- Easy portability. Some self-monitoring security systems use wireless technology, meaning that you can shift components fairly easily — and even move them to entirely new facilities if need be.
- Flexible configuration. Because you control what goes into unmonitored business and unmonitored home security systems, you get to configure it exactly the way you want with no annoying upsell.
Cons of Self-monitoring Security Systems
Despite the clear benefits that they offer, self-monitored security systems also have several disadvantages that you should consider prior to purchasing one. These include:
- No backup. While dealing with security companies can be irritating, self-monitoring’s downside is that everything relies on you. If you or another decision maker miss an alert, no one else will call the police. The price of not having to pay a monthly fee to a third party is eternal vigilance over your property, something that many managers and business owners want to avoid. And in cases where your vigilance should happen to fail during an incident, your self-monitoring system becomes a de facto unmonitored system, and your only hope lies in having a caring bystander reach out to the authorities for you. That’s not exactly a thought to bolster one’s confidence.
- Limited connection. The wonder of the internet of things is how it expands the usage of everyday items by placing them online. In fact, that’s basically the only reason why self-monitoring security systems actually work. Consider, though, what happens if you find yourself in a location with spotty cell service or nonexistent wifi. Similarly, what happens if the internet goes down at your offices and your cellular backup malfunctions? You would suddenly find yourself without any backup whatsoever — and you might not even know it at the time.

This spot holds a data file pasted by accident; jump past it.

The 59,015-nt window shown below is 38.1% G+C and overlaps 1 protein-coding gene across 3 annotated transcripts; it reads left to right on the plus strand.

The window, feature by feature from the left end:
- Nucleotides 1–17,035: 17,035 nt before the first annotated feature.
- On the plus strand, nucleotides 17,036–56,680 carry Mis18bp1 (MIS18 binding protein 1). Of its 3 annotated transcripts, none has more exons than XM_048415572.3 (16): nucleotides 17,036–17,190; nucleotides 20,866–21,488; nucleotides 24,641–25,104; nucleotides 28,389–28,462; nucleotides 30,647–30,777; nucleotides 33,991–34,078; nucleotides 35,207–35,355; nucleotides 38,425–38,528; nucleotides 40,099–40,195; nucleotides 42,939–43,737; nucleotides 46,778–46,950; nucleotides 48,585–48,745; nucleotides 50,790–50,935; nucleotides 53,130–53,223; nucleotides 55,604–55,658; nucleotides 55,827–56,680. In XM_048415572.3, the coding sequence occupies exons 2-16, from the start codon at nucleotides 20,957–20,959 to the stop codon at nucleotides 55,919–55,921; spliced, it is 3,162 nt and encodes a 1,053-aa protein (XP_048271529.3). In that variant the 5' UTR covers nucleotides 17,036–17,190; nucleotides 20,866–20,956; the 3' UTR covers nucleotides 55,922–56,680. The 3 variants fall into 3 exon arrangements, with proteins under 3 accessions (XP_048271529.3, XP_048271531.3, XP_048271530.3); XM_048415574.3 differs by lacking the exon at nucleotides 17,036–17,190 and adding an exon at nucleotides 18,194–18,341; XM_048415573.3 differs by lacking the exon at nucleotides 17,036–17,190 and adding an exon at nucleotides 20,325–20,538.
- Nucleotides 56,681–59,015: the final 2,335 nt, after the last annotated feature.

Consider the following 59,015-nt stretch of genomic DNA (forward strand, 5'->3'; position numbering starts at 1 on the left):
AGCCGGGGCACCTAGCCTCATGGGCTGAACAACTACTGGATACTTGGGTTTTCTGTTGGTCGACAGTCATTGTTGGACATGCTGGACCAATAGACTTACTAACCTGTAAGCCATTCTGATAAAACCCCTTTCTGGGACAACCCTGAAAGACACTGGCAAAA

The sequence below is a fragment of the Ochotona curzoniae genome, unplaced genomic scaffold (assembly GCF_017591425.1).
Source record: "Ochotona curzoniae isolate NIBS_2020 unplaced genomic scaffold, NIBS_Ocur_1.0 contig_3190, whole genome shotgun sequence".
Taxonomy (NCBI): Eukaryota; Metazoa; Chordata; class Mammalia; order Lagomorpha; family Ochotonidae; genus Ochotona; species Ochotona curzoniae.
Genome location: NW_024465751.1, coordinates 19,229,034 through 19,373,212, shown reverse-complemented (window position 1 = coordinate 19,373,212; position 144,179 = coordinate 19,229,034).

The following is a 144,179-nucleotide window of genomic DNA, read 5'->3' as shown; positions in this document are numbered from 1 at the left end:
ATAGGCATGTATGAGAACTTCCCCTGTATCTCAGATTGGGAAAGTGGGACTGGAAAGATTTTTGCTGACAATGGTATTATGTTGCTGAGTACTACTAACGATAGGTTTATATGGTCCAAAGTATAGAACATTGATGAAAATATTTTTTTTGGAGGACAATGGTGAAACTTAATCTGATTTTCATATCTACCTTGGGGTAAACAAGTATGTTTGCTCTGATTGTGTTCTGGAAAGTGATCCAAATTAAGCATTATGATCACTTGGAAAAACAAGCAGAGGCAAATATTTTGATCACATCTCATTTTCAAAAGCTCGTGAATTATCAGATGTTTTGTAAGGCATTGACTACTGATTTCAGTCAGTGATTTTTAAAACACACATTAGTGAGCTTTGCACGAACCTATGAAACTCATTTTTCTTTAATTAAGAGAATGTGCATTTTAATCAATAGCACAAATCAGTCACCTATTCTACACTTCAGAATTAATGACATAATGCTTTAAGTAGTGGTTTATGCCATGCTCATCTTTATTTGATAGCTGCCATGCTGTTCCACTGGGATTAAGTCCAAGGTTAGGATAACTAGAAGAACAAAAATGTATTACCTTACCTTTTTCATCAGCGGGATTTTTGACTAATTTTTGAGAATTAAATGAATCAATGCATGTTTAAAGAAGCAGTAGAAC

- No equipment or installation assistance. In a recent commercial for a home-security provider, rapper Snoop Dogg purports to “show you how to install a smart outdoor camera.” He then proceeds to take the installation manual and drill holes in it, saying that you should “focus on more important things.” While the ad seems to overstate the difficulty of installing a relatively simple home alarm system, correctly putting together a system for a commercial enterprise can prove particularly daunting, particularly because so much is at stake.
- No fail-safe option. Because self-monitored security systems don’t automatically connect to emergency services, you lose the fail-safe (or “silent alarm”) option that’s prevalent on so many managed systems. Fail-codes allow employees to call the police during an ongoing incident without the perpetrators knowing that the alert has gone out. You won’t have this option with a self-monitoring system.
- Added stress. The more work and responsibility you have, the more stress seems to go with it. That’s doubly true when an alert pops up in the middle of the night at the company you’ve poured your life into. Many may find that they’d rather pay the higher price and have an experienced professional handle such situations.
Should I Get a Self-Monitored Security System?
There’s no easy way to state whether or not you should get a self-monitored security system for your commercial concern. The answer really depends on your specific situation. Will pinching pennies make a substantial difference for you? Can you guarantee that you’ll have a connection to the internet 24/7? Are you available all day and every day? Do you have the technical expertise to install the system and the level head to manage alerts when they come in? If so, then a self-monitoring security system might work well. If not, consider a managed system.
Want to discuss the installation or management of your security system in greater detail? Contact us here at AT&I Systems! We have more than 25 years of experience in security companies throughout South Florida.